A Fa Napoli! + The Ruins of Pompeii
Fun fact: “A fa Napoli!” in Italian means, “Go to Hell!” but literally translates to, “Go to Naples!” Not exactly a ringing endorsement for Italy’s third-largest city, but would it prove fitting?
After kicking off our Easter week trip to Italy with a few days in Rome, my mom and I headed south toward our next destination, Naples. We navigated an intercity train to a dodgy metro and then, in limited Italian, found our way up a funicular to the luxurious, five-star Grand Hotel Parkers, where my mom had scored a great deal. Perched atop a hill, the hotel overlooked the Bay of Naples and Mount Vesuvius. We took in the view, appreciated the unusually warm night, and then climbed down steep stairs and winding roads in search of food, settling for one of the few open businesses in the quiet neighborhood, which offered deliciously ginormous pizzas and plentiful glasses of house wine. Did you know that pizza was invented in Naples? How could I not have pizza napoletana for every meal?
We breakfasted overlooking the bay and then set off to explore Naples’ city center. Naples has a reputation for being dirty, ugly, and unaccommodating to tourists, but, while it doesn’t offer the glitz and glamor found in some parts of Italy, I found it extremely charming. I could count on one hand the number of tourists we encountered the entire day, and many of the locals we encountered spoke no English, giving the city an authentic feel. No landmark stood out as particularly impressive, and, really, I liked that. Naples was about exploring gritty alleyways, admiring Christmas decorations in family-run shops, and stepping into unassuming churches.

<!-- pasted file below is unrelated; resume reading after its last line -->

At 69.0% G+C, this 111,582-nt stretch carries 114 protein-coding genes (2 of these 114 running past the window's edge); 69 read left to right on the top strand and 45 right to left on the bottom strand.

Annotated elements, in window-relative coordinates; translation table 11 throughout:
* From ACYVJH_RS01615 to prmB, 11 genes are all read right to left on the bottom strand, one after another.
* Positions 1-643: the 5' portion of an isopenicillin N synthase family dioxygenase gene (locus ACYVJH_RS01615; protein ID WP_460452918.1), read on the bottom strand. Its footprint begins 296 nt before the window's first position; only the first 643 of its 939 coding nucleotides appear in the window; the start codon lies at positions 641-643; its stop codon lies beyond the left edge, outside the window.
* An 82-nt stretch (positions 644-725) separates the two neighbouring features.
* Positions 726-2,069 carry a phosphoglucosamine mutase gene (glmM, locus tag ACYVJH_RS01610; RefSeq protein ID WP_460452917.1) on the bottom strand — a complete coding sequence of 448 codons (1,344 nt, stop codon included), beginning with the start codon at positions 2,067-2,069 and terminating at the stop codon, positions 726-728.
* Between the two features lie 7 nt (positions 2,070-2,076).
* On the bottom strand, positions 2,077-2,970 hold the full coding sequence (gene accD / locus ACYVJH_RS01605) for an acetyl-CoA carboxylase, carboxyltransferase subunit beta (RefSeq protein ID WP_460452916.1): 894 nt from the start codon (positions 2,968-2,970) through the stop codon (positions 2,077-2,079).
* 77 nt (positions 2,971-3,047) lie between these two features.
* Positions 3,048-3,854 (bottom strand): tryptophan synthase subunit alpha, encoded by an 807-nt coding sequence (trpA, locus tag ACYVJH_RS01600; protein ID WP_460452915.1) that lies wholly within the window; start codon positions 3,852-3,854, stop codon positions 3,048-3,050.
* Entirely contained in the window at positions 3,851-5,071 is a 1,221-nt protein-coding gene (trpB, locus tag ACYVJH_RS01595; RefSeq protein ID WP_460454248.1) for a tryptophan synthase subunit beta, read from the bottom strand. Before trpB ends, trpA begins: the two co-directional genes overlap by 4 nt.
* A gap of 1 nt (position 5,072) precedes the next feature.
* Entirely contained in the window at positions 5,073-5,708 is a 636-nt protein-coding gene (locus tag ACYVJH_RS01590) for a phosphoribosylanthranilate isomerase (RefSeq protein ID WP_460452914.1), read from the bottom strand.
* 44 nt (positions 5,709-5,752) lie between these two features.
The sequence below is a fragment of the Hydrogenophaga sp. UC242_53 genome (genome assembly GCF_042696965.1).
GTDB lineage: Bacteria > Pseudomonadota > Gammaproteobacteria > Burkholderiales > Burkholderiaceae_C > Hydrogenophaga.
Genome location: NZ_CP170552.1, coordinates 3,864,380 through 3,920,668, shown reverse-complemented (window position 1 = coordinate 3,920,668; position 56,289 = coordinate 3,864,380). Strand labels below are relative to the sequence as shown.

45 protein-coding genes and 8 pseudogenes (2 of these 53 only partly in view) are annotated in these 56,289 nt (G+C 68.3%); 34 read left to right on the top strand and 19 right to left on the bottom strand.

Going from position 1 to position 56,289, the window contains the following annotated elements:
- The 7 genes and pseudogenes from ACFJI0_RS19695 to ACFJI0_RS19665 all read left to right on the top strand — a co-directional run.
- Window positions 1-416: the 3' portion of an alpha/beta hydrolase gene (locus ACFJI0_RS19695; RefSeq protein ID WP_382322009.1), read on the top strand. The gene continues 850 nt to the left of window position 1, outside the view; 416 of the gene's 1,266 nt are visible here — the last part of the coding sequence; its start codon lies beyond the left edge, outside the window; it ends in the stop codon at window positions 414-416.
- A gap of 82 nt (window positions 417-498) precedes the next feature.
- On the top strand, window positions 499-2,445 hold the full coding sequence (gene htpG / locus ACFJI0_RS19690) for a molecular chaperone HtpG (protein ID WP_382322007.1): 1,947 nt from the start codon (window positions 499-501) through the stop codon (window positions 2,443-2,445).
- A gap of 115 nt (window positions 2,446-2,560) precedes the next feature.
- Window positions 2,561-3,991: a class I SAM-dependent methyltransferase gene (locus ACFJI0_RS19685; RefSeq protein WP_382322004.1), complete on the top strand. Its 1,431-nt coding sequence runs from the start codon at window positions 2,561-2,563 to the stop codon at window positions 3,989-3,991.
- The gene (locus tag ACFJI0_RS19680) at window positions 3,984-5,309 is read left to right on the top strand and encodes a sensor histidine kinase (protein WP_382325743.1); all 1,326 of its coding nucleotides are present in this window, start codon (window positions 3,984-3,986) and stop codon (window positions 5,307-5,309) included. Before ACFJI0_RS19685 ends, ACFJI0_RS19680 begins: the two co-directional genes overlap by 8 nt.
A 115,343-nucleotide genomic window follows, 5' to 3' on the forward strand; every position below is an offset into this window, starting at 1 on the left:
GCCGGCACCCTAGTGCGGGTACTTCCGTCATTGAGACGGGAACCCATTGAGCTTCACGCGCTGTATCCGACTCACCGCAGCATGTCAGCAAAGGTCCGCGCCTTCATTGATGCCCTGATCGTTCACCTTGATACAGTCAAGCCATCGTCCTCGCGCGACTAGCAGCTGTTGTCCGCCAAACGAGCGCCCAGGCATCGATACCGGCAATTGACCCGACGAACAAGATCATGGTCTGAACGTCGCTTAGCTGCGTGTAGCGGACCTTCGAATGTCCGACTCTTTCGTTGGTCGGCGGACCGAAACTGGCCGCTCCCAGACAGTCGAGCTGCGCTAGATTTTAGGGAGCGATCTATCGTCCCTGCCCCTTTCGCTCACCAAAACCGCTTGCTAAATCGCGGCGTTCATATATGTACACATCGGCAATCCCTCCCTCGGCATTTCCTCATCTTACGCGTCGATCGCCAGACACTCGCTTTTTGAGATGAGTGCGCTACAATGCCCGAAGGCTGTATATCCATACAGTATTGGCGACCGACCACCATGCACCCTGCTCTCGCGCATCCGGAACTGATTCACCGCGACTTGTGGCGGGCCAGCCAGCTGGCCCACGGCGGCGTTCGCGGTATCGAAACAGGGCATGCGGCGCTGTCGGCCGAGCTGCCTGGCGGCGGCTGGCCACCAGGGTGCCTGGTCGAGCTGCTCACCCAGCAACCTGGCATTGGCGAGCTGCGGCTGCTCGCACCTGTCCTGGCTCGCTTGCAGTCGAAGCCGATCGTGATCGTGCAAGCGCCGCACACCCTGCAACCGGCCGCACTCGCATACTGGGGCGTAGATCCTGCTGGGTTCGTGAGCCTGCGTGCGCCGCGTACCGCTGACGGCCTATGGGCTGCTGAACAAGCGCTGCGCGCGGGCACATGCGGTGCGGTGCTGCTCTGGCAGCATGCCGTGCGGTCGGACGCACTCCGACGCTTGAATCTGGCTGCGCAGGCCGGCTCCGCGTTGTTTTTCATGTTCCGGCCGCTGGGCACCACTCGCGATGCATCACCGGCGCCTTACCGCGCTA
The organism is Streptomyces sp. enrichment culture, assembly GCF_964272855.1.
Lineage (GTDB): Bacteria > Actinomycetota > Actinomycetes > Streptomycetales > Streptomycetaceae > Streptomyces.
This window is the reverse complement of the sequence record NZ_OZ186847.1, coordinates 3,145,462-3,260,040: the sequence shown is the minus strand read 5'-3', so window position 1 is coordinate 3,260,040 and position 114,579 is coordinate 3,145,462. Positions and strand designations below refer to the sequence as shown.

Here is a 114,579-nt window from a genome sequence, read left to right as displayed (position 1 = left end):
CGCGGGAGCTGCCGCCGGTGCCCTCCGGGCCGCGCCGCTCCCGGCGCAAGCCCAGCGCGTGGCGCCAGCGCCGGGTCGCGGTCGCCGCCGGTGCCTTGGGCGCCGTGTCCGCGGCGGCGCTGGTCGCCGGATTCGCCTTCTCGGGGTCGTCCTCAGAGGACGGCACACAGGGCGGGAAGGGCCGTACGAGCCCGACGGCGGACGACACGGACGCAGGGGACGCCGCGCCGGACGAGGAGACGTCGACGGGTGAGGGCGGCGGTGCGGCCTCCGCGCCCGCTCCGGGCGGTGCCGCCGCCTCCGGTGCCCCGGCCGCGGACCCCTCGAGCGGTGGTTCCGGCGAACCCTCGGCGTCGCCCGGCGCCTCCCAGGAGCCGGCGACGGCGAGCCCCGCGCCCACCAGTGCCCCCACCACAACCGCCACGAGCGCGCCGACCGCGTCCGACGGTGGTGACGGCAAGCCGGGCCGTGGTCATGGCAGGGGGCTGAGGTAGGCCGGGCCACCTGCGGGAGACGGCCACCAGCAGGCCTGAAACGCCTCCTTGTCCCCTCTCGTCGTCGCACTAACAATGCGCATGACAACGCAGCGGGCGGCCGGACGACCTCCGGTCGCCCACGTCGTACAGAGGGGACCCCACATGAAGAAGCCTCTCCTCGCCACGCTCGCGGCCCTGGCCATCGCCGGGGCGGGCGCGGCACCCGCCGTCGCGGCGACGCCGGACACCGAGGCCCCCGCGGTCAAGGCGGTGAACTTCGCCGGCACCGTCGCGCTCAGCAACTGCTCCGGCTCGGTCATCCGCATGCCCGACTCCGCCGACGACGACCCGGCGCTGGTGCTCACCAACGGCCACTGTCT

We stumbled across an art museum that featured a temporary exhibit on Disney art (right up my alley!) before returning to the hotel for some rest and relaxation. For dinner, we roamed the neighborhood until we found another pizza place (when in Naples…). While the waiter’s attempt to overcharge us may not have been a fond memory, I felt pretty smug about my ability to discuss this with him in 100% Italian, even four years after my last elementary Italian class.
From Naples, we headed toward the great volcano we had seen looming in the distance, Vesuvius, and to the victim of its wrath nearly 2000 years ago, Pompeii. As you may remember from history class, the volcano erupted in 79 AD, killing 16,000 people in neighboring towns, many of which were frozen in time by an immediate onslaught of ash. The city has been unearthed over the last few centuries, with artifacts, buildings, and even people remarkably preserved.
Because the original street layouts and building foundations are still in tact, we immersed ourselves in the city, imagining we were there two millennia ago. As much as life has changed since the Pax Romana, what is most striking is how many familiar sights can be found in Pompeii’s ruins, from snack bars to brothels to graffiti. Definitely a must-see for any trip to southern Italy.
Next on our agenda, and coming soon on my blog, Sorrento, a charming town that served as base-camp while we explored the Amalfi region. As for Naples and the expression, “A fa Napoli”? If that’s Hell, take me there!